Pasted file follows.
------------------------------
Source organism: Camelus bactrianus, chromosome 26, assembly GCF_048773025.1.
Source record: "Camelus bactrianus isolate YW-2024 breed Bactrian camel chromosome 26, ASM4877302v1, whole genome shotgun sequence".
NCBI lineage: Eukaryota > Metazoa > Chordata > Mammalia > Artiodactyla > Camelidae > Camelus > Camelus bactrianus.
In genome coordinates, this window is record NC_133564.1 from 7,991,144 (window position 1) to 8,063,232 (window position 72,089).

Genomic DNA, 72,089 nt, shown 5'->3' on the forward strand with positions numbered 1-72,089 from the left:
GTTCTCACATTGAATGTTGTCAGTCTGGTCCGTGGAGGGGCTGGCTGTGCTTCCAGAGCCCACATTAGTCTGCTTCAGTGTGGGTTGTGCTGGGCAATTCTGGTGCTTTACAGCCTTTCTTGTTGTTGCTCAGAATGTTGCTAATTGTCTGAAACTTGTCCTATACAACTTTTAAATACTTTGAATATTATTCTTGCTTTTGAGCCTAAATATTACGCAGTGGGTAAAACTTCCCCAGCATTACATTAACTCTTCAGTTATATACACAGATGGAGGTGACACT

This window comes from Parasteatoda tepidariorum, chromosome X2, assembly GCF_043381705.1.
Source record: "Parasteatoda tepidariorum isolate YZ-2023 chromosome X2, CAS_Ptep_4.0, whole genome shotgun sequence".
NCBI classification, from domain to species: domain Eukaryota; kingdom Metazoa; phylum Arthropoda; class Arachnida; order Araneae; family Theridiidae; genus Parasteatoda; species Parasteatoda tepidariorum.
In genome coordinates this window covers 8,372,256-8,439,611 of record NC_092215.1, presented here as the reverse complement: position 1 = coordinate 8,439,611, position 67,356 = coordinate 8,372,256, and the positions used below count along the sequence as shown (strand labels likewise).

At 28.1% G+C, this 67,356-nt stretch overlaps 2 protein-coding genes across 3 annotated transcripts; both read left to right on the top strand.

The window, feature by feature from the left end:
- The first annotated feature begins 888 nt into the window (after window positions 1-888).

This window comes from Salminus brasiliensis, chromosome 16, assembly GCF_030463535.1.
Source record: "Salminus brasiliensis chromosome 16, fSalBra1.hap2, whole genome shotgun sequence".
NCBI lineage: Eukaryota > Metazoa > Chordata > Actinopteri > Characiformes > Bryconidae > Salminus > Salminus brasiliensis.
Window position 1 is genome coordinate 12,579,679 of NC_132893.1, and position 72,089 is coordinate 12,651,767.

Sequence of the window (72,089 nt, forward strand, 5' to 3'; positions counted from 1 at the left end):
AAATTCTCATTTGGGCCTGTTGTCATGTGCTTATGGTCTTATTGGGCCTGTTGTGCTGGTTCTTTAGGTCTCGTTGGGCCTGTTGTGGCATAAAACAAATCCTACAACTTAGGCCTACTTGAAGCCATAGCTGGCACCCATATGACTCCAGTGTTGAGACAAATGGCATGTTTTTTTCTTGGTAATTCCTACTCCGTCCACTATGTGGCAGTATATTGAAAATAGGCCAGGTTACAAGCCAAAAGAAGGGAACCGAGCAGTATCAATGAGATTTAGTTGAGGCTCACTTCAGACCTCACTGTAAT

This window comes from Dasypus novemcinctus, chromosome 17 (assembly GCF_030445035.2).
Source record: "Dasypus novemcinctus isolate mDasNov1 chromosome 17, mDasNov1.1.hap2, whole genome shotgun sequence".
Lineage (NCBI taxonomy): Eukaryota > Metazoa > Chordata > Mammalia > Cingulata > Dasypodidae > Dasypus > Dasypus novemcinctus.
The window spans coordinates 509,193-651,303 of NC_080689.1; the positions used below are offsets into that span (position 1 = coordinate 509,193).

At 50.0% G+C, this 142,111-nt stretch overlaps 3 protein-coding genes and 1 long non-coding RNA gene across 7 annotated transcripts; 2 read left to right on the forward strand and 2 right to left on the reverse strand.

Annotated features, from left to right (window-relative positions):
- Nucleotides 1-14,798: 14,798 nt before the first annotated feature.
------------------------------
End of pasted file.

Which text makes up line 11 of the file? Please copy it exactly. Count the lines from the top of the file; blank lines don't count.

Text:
At 28.1% G+C, this 67,356-nt stretch overlaps 2 protein-coding genes across 3 annotated transcripts; both read left to right on the top strand.